It took over a decade to make a movie based on Carl Sagan's book «Contact», published in 1985. This despite the fact that the American astronomer, astrophysicist, exobiologist and presenter of the popular documentary series «Cosmos» had originally started «Contact» as a script. But faced with the slow grinding mills of Hollywood, he rewrote the text and published it as a novel.

The film itself is one of the most intelligent Hollywood blockbusters of the late 1990s. Among other things, it's clever enough not to take a clear position in the science versus religion debate. On the contrary: the film concerns travel to the solar system Vega, nearly 26 light years away. The goal of this mission is to meet an extra-terrestrial life form there as a representative for planet Earth. In the end, anti-religious scientist Ellie (Jodie Foster) of all people is chosen and returns without any material proof of her interstellar journey, appealing to people to blindly trust her reports – just like religions do.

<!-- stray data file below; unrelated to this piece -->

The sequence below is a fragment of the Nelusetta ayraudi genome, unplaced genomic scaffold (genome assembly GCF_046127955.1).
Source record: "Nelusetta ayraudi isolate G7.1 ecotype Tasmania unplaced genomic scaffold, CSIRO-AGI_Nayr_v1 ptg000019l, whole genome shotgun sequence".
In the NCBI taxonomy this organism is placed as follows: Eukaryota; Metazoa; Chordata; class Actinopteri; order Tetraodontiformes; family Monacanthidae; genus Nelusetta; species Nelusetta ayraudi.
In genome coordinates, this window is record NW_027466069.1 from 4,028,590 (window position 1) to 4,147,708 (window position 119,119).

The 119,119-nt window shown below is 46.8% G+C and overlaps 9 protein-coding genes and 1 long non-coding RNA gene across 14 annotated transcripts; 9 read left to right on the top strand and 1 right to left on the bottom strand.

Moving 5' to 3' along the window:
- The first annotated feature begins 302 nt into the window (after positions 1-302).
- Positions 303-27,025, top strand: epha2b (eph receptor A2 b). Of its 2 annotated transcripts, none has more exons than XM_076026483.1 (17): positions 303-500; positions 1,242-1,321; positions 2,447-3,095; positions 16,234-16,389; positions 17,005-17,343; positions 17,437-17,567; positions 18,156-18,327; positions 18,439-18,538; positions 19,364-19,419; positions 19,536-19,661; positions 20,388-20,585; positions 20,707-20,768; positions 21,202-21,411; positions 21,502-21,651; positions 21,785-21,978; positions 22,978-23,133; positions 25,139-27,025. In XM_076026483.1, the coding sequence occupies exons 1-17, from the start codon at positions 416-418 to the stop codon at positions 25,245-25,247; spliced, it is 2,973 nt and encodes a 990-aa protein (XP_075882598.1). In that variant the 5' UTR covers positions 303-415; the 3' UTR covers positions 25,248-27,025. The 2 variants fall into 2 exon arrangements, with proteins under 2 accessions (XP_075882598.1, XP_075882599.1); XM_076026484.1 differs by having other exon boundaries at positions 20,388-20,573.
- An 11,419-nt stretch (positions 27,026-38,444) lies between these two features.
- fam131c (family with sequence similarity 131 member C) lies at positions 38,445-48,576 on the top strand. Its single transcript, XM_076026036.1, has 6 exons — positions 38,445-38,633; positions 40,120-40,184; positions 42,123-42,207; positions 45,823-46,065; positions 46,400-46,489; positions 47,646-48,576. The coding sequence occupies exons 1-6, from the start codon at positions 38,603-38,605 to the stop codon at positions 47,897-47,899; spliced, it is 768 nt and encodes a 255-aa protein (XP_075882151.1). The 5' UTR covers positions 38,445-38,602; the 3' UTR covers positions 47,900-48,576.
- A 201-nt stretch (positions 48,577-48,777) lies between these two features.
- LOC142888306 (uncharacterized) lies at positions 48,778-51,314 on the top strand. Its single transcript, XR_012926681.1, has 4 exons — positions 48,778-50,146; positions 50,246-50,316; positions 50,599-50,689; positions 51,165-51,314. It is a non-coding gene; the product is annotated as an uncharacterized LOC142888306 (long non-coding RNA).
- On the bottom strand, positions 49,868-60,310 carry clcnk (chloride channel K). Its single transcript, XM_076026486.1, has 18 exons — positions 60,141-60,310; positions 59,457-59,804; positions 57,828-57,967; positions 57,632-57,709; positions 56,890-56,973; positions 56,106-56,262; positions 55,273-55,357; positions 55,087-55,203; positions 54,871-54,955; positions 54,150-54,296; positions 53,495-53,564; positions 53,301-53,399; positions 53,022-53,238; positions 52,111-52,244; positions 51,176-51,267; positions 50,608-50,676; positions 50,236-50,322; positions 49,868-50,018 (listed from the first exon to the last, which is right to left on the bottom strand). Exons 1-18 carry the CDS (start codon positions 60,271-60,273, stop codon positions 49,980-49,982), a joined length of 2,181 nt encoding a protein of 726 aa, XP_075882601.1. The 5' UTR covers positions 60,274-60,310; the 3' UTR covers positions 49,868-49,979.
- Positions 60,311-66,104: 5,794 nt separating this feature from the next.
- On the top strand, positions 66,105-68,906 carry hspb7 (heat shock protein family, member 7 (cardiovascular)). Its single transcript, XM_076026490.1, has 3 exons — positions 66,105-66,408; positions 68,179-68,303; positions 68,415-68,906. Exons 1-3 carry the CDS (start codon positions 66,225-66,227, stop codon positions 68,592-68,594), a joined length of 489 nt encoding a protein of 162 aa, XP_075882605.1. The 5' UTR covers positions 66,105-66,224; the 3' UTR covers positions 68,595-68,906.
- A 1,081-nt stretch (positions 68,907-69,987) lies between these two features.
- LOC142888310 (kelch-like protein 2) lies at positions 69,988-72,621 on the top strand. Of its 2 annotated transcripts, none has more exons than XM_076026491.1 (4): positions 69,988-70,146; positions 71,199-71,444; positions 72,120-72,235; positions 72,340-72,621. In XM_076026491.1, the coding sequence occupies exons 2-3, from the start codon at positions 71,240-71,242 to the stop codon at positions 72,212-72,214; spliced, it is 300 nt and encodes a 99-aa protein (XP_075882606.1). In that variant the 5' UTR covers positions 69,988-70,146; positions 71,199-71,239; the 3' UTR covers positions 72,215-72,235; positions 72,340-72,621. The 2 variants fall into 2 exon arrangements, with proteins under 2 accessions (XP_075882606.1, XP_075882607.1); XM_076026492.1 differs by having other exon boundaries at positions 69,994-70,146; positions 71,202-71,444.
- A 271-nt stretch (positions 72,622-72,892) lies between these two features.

And that shot. I'm speechless.

There's so much I want to say about «Contact». The ending is small, almost intimate and therefore even more courageous. Sentences like «No words. No words to describe it. Poetry! They should have sent a poet» or «The universe is a pretty big place. If it's just us, seems like an awful waste of space». And then there's one of Alan Silvestris' best compositions.

In any case, the Robert Zemeckis film didn't come to the cinemas until 1997. Sadly, Sagan never saw «his» film; he had died of myelodysplasia eight months earlier.

Release date in cinemas: 11. July 1997 Earnings: 171.1 million dollars

Number 1: Arrival

Denis Villeneuve's «Arrival» is odd. Oddly amazing. When I first saw the film, I thought it was about overcoming language barriers. I mean come on, we're already struggling with the translation of our earthly languages. Languages that are shaped by culture and history and which in turn are deeply rooted in culture and history. Now imagine that humans and aliens have to find a basis for a common language.